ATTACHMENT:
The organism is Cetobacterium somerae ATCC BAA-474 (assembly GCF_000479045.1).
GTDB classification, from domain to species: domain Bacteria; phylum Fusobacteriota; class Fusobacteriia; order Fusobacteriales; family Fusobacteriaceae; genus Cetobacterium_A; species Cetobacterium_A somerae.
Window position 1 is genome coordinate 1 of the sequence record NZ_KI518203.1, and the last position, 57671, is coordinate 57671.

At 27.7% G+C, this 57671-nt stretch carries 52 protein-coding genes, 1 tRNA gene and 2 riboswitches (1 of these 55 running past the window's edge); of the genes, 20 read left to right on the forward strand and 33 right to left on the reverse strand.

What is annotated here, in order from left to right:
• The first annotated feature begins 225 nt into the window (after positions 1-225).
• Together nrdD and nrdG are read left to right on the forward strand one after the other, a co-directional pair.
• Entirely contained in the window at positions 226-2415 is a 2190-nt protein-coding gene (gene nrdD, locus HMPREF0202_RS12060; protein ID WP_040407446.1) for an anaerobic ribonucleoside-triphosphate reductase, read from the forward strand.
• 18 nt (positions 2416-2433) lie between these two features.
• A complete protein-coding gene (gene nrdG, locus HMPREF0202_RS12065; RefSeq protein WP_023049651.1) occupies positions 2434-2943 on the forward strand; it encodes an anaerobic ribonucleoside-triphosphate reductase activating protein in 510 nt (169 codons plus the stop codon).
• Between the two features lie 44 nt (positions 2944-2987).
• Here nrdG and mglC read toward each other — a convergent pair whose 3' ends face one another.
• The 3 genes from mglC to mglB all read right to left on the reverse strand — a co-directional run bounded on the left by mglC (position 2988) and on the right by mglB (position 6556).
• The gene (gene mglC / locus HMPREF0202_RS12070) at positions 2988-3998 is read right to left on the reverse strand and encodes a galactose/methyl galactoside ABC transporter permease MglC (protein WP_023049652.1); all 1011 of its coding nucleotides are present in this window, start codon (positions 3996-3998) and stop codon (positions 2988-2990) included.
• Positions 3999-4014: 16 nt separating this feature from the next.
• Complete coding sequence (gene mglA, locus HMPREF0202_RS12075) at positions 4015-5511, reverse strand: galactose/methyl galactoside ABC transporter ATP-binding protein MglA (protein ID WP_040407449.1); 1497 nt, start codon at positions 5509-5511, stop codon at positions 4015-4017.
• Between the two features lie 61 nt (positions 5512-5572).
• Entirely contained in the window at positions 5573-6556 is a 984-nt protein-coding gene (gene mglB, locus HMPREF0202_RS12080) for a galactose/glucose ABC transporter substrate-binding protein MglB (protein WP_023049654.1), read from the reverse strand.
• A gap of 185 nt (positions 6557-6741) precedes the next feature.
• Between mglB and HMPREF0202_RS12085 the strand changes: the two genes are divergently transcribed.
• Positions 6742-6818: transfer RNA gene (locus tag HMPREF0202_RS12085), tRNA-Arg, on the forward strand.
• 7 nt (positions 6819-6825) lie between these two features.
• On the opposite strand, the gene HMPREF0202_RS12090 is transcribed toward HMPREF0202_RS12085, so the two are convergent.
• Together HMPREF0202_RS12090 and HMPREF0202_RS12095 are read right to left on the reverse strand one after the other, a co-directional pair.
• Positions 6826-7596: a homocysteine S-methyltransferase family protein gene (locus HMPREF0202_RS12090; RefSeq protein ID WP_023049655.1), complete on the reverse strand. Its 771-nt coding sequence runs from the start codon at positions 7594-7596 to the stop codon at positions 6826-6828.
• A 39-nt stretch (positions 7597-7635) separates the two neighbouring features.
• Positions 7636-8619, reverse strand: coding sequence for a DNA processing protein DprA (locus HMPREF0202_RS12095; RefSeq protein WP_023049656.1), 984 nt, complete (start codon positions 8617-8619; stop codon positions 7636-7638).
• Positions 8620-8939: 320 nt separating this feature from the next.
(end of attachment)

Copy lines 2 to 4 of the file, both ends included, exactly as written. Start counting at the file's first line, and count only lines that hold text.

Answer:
GTDB classification, from domain to species: domain Bacteria; phylum Fusobacteriota; class Fusobacteriia; order Fusobacteriales; family Fusobacteriaceae; genus Cetobacterium_A; species Cetobacterium_A somerae.
Window position 1 is genome coordinate 1 of the sequence record NZ_KI518203.1, and the last position, 57671, is coordinate 57671.

At 27.7% G+C, this 57671-nt stretch carries 52 protein-coding genes, 1 tRNA gene and 2 riboswitches (1 of these 55 running past the window's edge); of the genes, 20 read left to right on the forward strand and 33 right to left on the reverse strand.